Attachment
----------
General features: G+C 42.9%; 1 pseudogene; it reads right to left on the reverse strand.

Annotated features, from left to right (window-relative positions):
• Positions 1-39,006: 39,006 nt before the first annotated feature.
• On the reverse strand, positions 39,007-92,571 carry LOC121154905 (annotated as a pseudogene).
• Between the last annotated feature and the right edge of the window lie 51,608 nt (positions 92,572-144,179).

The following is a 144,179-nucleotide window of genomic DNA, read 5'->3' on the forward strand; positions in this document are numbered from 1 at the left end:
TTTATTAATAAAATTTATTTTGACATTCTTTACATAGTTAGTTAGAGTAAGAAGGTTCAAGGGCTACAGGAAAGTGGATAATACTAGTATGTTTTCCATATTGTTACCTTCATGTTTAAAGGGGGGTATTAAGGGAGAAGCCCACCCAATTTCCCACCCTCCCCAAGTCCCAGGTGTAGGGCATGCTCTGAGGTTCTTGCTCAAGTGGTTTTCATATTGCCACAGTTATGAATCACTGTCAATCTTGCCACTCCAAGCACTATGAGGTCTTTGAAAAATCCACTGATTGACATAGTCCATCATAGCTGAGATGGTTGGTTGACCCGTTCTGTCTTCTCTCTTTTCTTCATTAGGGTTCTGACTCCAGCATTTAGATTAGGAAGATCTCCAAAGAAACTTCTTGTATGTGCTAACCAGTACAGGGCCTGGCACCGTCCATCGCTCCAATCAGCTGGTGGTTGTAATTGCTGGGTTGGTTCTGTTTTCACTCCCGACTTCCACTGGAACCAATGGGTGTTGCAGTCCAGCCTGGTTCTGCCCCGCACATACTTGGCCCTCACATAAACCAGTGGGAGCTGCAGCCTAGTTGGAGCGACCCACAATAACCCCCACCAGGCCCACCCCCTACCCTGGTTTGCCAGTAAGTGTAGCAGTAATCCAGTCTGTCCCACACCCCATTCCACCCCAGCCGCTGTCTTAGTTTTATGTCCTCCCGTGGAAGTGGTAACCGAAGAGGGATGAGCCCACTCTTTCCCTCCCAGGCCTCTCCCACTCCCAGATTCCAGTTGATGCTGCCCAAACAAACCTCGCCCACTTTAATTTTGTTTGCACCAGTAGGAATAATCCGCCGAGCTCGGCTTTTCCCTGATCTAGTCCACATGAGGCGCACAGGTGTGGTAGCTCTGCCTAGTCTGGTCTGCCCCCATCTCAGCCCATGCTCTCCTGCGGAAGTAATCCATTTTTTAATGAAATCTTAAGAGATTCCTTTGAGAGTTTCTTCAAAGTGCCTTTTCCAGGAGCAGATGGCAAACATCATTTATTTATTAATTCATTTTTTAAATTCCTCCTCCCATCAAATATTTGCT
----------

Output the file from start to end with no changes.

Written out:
General features: G+C 42.9%; 1 pseudogene; it reads right to left on the reverse strand.

Annotated features, from left to right (window-relative positions):
• Positions 1-39,006: 39,006 nt before the first annotated feature.
• On the reverse strand, positions 39,007-92,571 carry LOC121154905 (annotated as a pseudogene).
• Between the last annotated feature and the right edge of the window lie 51,608 nt (positions 92,572-144,179).

The following is a 144,179-nucleotide window of genomic DNA, read 5'->3' on the forward strand; positions in this document are numbered from 1 at the left end:
TTTATTAATAAAATTTATTTTGACATTCTTTACATAGTTAGTTAGAGTAAGAAGGTTCAAGGGCTACAGGAAAGTGGATAATACTAGTATGTTTTCCATATTGTTACCTTCATGTTTAAAGGGGGGTATTAAGGGAGAAGCCCACCCAATTTCCCACCCTCCCCAAGTCCCAGGTGTAGGGCATGCTCTGAGGTTCTTGCTCAAGTGGTTTTCATATTGCCACAGTTATGAATCACTGTCAATCTTGCCACTCCAAGCACTATGAGGTCTTTGAAAAATCCACTGATTGACATAGTCCATCATAGCTGAGATGGTTGGTTGACCCGTTCTGTCTTCTCTCTTTTCTTCATTAGGGTTCTGACTCCAGCATTTAGATTAGGAAGATCTCCAAAGAAACTTCTTGTATGTGCTAACCAGTACAGGGCCTGGCACCGTCCATCGCTCCAATCAGCTGGTGGTTGTAATTGCTGGGTTGGTTCTGTTTTCACTCCCGACTTCCACTGGAACCAATGGGTGTTGCAGTCCAGCCTGGTTCTGCCCCGCACATACTTGGCCCTCACATAAACCAGTGGGAGCTGCAGCCTAGTTGGAGCGACCCACAATAACCCCCACCAGGCCCACCCCCTACCCTGGTTTGCCAGTAAGTGTAGCAGTAATCCAGTCTGTCCCACACCCCATTCCACCCCAGCCGCTGTCTTAGTTTTATGTCCTCCCGTGGAAGTGGTAACCGAAGAGGGATGAGCCCACTCTTTCCCTCCCAGGCCTCTCCCACTCCCAGATTCCAGTTGATGCTGCCCAAACAAACCTCGCCCACTTTAATTTTGTTTGCACCAGTAGGAATAATCCGCCGAGCTCGGCTTTTCCCTGATCTAGTCCACATGAGGCGCACAGGTGTGGTAGCTCTGCCTAGTCTGGTCTGCCCCCATCTCAGCCCATGCTCTCCTGCGGAAGTAATCCATTTTTTAATGAAATCTTAAGAGATTCCTTTGAGAGTTTCTTCAAAGTGCCTTTTCCAGGAGCAGATGGCAAACATCATTTATTTATTAATTCATTTTTTAAATTCCTCCTCCCATCAAATATTTGCT